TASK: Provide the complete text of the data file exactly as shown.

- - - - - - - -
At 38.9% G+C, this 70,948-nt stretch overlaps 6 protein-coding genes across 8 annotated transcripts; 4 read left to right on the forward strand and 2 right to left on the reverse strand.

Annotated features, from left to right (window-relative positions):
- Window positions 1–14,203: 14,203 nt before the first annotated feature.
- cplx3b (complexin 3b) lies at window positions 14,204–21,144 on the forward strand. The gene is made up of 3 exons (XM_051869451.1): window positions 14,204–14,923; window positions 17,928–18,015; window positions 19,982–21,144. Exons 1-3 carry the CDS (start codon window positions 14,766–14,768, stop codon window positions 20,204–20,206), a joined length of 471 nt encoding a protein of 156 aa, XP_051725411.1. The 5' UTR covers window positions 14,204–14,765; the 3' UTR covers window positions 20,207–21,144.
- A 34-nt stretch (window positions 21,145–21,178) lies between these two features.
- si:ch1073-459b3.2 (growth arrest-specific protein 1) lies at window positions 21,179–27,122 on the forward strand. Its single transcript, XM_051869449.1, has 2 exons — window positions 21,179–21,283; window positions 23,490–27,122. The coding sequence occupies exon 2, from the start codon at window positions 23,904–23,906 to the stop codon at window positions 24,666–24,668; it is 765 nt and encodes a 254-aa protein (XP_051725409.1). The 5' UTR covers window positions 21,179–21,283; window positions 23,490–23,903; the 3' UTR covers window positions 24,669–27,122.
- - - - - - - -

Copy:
At 38.9% G+C, this 70,948-nt stretch overlaps 6 protein-coding genes across 8 annotated transcripts; 4 read left to right on the forward strand and 2 right to left on the reverse strand.

Annotated features, from left to right (window-relative positions):
- Window positions 1–14,203: 14,203 nt before the first annotated feature.
- cplx3b (complexin 3b) lies at window positions 14,204–21,144 on the forward strand. The gene is made up of 3 exons (XM_051869451.1): window positions 14,204–14,923; window positions 17,928–18,015; window positions 19,982–21,144. Exons 1-3 carry the CDS (start codon window positions 14,766–14,768, stop codon window positions 20,204–20,206), a joined length of 471 nt encoding a protein of 156 aa, XP_051725411.1. The 5' UTR covers window positions 14,204–14,765; the 3' UTR covers window positions 20,207–21,144.
- A 34-nt stretch (window positions 21,145–21,178) lies between these two features.
- si:ch1073-459b3.2 (growth arrest-specific protein 1) lies at window positions 21,179–27,122 on the forward strand. Its single transcript, XM_051869449.1, has 2 exons — window positions 21,179–21,283; window positions 23,490–27,122. The coding sequence occupies exon 2, from the start codon at window positions 23,904–23,906 to the stop codon at window positions 24,666–24,668; it is 765 nt and encodes a 254-aa protein (XP_051725409.1). The 5' UTR covers window positions 21,179–21,283; window positions 23,490–23,903; the 3' UTR covers window positions 24,669–27,122.